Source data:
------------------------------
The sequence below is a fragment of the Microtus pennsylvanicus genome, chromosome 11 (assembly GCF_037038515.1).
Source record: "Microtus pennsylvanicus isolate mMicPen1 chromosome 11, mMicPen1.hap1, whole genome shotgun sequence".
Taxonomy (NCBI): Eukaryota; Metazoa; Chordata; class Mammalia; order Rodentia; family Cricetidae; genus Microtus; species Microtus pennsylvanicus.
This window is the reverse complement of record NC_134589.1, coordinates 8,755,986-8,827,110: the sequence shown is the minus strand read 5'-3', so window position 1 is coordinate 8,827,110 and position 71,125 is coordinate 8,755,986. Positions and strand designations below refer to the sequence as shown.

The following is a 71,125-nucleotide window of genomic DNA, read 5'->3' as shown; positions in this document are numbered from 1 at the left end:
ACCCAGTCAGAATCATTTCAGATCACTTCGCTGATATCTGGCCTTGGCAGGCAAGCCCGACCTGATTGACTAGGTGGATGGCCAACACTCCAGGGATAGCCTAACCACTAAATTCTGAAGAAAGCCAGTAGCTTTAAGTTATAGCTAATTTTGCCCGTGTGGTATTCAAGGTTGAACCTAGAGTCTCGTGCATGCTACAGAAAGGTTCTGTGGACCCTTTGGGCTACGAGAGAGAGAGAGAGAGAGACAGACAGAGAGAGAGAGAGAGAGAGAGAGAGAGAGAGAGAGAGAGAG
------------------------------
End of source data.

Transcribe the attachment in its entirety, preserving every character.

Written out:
The sequence below is a fragment of the Microtus pennsylvanicus genome, chromosome 11 (assembly GCF_037038515.1).
Source record: "Microtus pennsylvanicus isolate mMicPen1 chromosome 11, mMicPen1.hap1, whole genome shotgun sequence".
Taxonomy (NCBI): Eukaryota; Metazoa; Chordata; class Mammalia; order Rodentia; family Cricetidae; genus Microtus; species Microtus pennsylvanicus.
This window is the reverse complement of record NC_134589.1, coordinates 8,755,986-8,827,110: the sequence shown is the minus strand read 5'-3', so window position 1 is coordinate 8,827,110 and position 71,125 is coordinate 8,755,986. Positions and strand designations below refer to the sequence as shown.

The following is a 71,125-nucleotide window of genomic DNA, read 5'->3' as shown; positions in this document are numbered from 1 at the left end:
ACCCAGTCAGAATCATTTCAGATCACTTCGCTGATATCTGGCCTTGGCAGGCAAGCCCGACCTGATTGACTAGGTGGATGGCCAACACTCCAGGGATAGCCTAACCACTAAATTCTGAAGAAAGCCAGTAGCTTTAAGTTATAGCTAATTTTGCCCGTGTGGTATTCAAGGTTGAACCTAGAGTCTCGTGCATGCTACAGAAAGGTTCTGTGGACCCTTTGGGCTACGAGAGAGAGAGAGAGAGAGACAGACAGAGAGAGAGAGAGAGAGAGAGAGAGAGAGAGAGAGAGAGAG